Ogilvie S. (2001) The economic world of the Bohemian serf

June 30, 2009

Ogilvie, Sheilagh (2001) “The Economic World of the Bohemian Serf: Economic Concepts, Preferences, and Constraints on the Estate of Friedland, 1583-1692”, The Economic History Review, 54/3, 430-453.

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Economic backwardness in the countryside now and then has often been explained by the peasants’ wholly different decision-making process for economic-related activities. The rural dwellers are said to “lack the concept of costs and profits, and abhor markets, money, and individual gain” (p.430). They’re reputed irrational (p.431).

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Looking back

June 29, 2009

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Don’t believe economists… ever!

Park M. (2003) Guilds and the art market

June 28, 2009

Park, Maarteen (2003) “Guilds and the Development of the Art Market during the Dutch Golden Age”, Simiolus: Netherlands Quarterly for the History of Art, 30/3, 236-251.

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The rise of Dutch painting in the 17th century is contemporary with a dramatic expansion of the corporate system (p.236). Traditional art history sees the success of Dutch painting as a reaction against the highly idealized representation of the world provided by Italian art. Economic historians on the other hand have insisted “market forces helped shape, if not caused, the development of Dutch painting”. But supply-side factors may also have had a part in the process; guilds provided a type of organization that influenced Dutch painting. Read the rest of this entry »

The City of London and the slave trade

June 27, 2009

Front page of the FT this week end:

Rothschild and Freshfields founders had links to slavery, papers reveal

By Carola Hoyos

Published: June 26 2009 23:32 | Last updated: June 26 2009 23:32

Two of the biggest names in the City of London had previously undisclosed links to slavery in the British colonies, documents seen by the Financial Times have revealed.

Nathan Mayer Rothschild, the banking family’s 19th-century patriarch, and James William Freshfield, founder of Freshfields, the top City law firm, benefited financially from slavery, records from the National Archives show, even though both have often been portrayed as opponents of slavery.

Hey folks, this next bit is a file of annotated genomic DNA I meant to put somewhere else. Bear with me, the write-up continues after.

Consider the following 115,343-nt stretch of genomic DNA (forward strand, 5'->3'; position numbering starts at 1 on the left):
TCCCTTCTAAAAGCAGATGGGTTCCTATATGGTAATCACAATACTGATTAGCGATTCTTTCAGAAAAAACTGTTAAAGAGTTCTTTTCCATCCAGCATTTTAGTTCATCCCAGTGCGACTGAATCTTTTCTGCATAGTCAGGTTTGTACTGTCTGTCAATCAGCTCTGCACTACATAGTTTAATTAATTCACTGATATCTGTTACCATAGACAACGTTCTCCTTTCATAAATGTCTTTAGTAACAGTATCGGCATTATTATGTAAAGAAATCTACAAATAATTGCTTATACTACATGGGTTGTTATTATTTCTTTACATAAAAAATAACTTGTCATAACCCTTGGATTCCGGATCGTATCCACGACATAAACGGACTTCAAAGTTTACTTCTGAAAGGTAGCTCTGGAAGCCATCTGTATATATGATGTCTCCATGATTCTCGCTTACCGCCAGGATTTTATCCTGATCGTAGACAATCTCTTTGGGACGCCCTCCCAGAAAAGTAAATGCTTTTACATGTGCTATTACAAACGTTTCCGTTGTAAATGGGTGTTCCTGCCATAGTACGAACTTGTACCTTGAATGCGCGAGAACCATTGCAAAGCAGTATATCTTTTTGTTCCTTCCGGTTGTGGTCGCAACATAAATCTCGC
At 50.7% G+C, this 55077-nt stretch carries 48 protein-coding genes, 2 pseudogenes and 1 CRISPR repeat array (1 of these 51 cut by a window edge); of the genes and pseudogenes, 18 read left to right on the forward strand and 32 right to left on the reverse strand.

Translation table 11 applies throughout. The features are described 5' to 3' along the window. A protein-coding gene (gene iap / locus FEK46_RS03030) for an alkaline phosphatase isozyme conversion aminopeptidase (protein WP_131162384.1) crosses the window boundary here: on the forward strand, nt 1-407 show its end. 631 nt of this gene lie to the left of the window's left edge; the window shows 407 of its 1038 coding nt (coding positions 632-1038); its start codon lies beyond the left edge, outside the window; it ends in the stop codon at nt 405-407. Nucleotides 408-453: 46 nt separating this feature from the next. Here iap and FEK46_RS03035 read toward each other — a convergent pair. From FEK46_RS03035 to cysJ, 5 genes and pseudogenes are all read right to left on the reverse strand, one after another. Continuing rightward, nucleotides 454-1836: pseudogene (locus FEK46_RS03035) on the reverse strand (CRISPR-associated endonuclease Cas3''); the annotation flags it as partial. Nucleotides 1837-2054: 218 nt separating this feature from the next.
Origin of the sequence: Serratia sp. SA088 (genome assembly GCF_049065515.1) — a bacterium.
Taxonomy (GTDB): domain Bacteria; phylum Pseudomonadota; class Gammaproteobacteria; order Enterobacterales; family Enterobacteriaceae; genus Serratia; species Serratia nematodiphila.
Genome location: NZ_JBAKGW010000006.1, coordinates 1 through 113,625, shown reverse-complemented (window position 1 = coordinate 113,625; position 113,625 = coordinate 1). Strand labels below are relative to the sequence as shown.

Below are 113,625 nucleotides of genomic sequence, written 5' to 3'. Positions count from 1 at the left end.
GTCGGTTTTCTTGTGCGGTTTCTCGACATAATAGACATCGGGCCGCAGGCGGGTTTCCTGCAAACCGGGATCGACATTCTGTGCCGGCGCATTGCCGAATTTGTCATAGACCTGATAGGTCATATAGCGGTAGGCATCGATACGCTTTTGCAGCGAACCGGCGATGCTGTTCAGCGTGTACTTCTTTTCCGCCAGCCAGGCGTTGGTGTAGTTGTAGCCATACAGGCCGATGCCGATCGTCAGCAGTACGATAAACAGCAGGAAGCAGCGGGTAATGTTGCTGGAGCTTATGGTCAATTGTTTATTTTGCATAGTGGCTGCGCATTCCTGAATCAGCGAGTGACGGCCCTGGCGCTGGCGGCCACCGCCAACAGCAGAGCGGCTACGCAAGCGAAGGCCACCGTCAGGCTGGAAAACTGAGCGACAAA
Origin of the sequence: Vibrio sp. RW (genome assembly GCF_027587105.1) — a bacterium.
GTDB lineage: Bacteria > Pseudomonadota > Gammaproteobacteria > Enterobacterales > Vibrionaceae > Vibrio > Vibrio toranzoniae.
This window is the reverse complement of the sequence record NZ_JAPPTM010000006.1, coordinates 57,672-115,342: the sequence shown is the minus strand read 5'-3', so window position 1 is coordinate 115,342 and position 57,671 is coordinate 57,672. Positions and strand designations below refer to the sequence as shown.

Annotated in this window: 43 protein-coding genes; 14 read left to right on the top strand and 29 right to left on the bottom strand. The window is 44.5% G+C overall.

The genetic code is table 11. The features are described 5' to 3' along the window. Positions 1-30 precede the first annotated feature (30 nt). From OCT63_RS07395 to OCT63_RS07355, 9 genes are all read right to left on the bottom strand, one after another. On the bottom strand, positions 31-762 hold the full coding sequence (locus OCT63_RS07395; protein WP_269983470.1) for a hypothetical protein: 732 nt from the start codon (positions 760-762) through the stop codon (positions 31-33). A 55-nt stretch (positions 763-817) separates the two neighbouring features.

Far from being a matter of distant history, slavery remains a highly contentious issue in the US, where Rothschild and Freshfields are both active. Read the rest of this entry »

Daudin G. (2008) Is my market bigger than yours?

June 20, 2009

Daudin Guillaume (2008) “Domestic trade and market size in late eighteen-century France”, Oxford University: Discussion Papers in Economic and Social History, 32p.

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This article is available on line


The sheer size of the British market is rarely assumed to be a major explanation of the Industrial Revolution. Britons were less numerous than many other people on the continent but low transportation costs and higher density may have created a more integrated economy and thus a larger market. In this paper, the author uses the Tableaux du Maximum (statistics collected in 1794) to estimate whether France was significantly less integrated than England (p.2). Read the rest of this entry »

Web shopping: On “Taking Stock”

June 17, 2009

Marketplace is an American Public Media production that caught my attention some months ago, due to the quality of the contents.

Now, courtesy of Felix Salmon, I found out that Marketplace has a special series, Taking Stock, where economists give their point of view on the current economic situation.

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Job offer

June 17, 2009

Inspired by Manuel, I’m posting some useful info for once, here is a job offer from the LSE for two part-time fellows: Read the rest of this entry »